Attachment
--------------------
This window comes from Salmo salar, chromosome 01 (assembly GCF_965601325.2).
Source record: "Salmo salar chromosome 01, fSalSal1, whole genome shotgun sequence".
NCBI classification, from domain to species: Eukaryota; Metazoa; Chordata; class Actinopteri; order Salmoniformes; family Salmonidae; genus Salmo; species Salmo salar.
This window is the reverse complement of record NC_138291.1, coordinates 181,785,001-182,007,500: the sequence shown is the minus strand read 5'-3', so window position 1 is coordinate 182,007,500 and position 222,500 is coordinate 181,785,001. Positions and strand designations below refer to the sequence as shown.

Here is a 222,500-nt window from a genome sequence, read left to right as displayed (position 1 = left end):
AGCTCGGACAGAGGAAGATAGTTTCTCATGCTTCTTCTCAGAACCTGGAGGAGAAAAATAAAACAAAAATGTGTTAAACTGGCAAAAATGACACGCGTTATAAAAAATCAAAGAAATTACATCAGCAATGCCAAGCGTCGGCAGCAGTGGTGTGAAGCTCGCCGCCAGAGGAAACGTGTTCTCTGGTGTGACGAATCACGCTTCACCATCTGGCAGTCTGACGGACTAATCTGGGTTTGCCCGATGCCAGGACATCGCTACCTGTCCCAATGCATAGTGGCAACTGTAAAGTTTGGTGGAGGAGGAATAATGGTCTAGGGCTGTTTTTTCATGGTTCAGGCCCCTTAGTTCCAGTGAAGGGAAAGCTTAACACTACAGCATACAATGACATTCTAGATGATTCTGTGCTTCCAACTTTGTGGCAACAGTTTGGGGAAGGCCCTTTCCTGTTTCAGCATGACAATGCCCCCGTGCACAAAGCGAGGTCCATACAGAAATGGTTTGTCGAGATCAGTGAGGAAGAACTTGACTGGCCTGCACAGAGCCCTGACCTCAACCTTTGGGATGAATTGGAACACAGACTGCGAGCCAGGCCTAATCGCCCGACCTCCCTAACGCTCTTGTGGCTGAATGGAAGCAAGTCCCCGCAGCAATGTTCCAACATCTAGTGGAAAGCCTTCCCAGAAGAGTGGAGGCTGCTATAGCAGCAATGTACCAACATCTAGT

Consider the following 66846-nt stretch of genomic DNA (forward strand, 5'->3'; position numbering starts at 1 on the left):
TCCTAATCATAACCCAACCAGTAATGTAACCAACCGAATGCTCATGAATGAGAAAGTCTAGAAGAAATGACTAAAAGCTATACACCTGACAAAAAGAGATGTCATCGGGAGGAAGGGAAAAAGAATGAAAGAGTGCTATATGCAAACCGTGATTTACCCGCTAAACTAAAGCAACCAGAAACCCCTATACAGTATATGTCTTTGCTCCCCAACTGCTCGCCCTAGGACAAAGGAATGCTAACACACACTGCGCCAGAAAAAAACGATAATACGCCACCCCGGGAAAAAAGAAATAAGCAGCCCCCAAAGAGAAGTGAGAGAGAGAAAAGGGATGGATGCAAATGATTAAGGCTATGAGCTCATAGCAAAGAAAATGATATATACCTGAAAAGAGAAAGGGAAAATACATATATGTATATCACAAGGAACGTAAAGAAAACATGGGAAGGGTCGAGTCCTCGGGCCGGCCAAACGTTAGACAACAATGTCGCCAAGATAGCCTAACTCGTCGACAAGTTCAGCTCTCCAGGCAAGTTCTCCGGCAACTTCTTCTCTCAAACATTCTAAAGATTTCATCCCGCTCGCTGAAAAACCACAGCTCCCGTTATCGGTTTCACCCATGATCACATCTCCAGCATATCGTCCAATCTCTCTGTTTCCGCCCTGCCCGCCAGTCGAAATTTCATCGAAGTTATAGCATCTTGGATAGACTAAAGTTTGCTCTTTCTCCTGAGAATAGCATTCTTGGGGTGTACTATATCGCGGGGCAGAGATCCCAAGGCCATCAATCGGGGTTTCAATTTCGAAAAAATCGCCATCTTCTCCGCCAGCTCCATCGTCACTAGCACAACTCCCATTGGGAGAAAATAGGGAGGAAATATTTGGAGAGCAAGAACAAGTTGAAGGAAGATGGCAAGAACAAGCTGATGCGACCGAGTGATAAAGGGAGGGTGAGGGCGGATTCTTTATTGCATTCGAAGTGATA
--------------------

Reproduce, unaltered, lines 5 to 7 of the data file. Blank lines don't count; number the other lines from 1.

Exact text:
Here is a 222,500-nt window from a genome sequence, read left to right as displayed (position 1 = left end):
AGCTCGGACAGAGGAAGATAGTTTCTCATGCTTCTTCTCAGAACCTGGAGGAGAAAAATAAAACAAAAATGTGTTAAACTGGCAAAAATGACACGCGTTATAAAAAATCAAAGAAATTACATCAGCAATGCCAAGCGTCGGCAGCAGTGGTGTGAAGCTCGCCGCCAGAGGAAACGTGTTCTCTGGTGTGACGAATCACGCTTCACCATCTGGCAGTCTGACGGACTAATCTGGGTTTGCCCGATGCCAGGACATCGCTACCTGTCCCAATGCATAGTGGCAACTGTAAAGTTTGGTGGAGGAGGAATAATGGTCTAGGGCTGTTTTTTCATGGTTCAGGCCCCTTAGTTCCAGTGAAGGGAAAGCTTAACACTACAGCATACAATGACATTCTAGATGATTCTGTGCTTCCAACTTTGTGGCAACAGTTTGGGGAAGGCCCTTTCCTGTTTCAGCATGACAATGCCCCCGTGCACAAAGCGAGGTCCATACAGAAATGGTTTGTCGAGATCAGTGAGGAAGAACTTGACTGGCCTGCACAGAGCCCTGACCTCAACCTTTGGGATGAATTGGAACACAGACTGCGAGCCAGGCCTAATCGCCCGACCTCCCTAACGCTCTTGTGGCTGAATGGAAGCAAGTCCCCGCAGCAATGTTCCAACATCTAGTGGAAAGCCTTCCCAGAAGAGTGGAGGCTGCTATAGCAGCAATGTACCAACATCTAGT

Consider the following 66846-nt stretch of genomic DNA (forward strand, 5'->3'; position numbering starts at 1 on the left):